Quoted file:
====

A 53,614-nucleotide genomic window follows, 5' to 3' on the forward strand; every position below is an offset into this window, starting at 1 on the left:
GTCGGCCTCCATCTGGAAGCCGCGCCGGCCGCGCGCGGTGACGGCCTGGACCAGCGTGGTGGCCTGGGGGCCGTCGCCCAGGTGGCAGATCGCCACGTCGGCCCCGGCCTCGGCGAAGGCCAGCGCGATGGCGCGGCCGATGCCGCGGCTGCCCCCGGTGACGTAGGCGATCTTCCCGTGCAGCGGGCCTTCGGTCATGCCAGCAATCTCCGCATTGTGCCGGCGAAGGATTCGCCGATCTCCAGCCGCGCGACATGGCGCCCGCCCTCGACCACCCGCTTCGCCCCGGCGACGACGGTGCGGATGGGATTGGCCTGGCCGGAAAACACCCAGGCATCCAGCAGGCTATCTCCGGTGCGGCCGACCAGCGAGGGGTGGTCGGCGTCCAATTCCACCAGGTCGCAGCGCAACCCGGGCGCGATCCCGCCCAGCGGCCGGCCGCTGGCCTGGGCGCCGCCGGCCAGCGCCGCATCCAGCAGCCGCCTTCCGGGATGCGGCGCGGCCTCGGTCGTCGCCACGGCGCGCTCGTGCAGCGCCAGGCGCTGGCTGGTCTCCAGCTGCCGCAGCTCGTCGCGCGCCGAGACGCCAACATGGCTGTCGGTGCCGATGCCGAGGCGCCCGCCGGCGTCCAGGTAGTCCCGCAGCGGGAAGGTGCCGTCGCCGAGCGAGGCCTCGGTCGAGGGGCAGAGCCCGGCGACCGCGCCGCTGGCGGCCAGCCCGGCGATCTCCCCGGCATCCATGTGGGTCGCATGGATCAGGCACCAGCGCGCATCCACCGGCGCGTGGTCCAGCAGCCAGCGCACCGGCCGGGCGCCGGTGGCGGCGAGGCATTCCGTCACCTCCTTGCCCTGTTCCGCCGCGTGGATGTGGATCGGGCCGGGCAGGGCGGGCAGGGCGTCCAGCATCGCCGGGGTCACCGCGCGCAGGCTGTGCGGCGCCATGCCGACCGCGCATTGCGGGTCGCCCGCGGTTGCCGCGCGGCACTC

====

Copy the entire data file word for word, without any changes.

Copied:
A 53,614-nucleotide genomic window follows, 5' to 3' on the forward strand; every position below is an offset into this window, starting at 1 on the left:
GTCGGCCTCCATCTGGAAGCCGCGCCGGCCGCGCGCGGTGACGGCCTGGACCAGCGTGGTGGCCTGGGGGCCGTCGCCCAGGTGGCAGATCGCCACGTCGGCCCCGGCCTCGGCGAAGGCCAGCGCGATGGCGCGGCCGATGCCGCGGCTGCCCCCGGTGACGTAGGCGATCTTCCCGTGCAGCGGGCCTTCGGTCATGCCAGCAATCTCCGCATTGTGCCGGCGAAGGATTCGCCGATCTCCAGCCGCGCGACATGGCGCCCGCCCTCGACCACCCGCTTCGCCCCGGCGACGACGGTGCGGATGGGATTGGCCTGGCCGGAAAACACCCAGGCATCCAGCAGGCTATCTCCGGTGCGGCCGACCAGCGAGGGGTGGTCGGCGTCCAATTCCACCAGGTCGCAGCGCAACCCGGGCGCGATCCCGCCCAGCGGCCGGCCGCTGGCCTGGGCGCCGCCGGCCAGCGCCGCATCCAGCAGCCGCCTTCCGGGATGCGGCGCGGCCTCGGTCGTCGCCACGGCGCGCTCGTGCAGCGCCAGGCGCTGGCTGGTCTCCAGCTGCCGCAGCTCGTCGCGCGCCGAGACGCCAACATGGCTGTCGGTGCCGATGCCGAGGCGCCCGCCGGCGTCCAGGTAGTCCCGCAGCGGGAAGGTGCCGTCGCCGAGCGAGGCCTCGGTCGAGGGGCAGAGCCCGGCGACCGCGCCGCTGGCGGCCAGCCCGGCGATCTCCCCGGCATCCATGTGGGTCGCATGGATCAGGCACCAGCGCGCATCCACCGGCGCGTGGTCCAGCAGCCAGCGCACCGGCCGGGCGCCGGTGGCGGCGAGGCATTCCGTCACCTCCTTGCCCTGTTCCGCCGCGTGGATGTGGATCGGGCCGGGCAGGGCGGGCAGGGCGTCCAGCATCGCCGGGGTCACCGCGCGCAGGCTGTGCGGCGCCATGCCGACCGCGCATTGCGGGTCGCCCGCGGTTGCCGCGCGGCACTC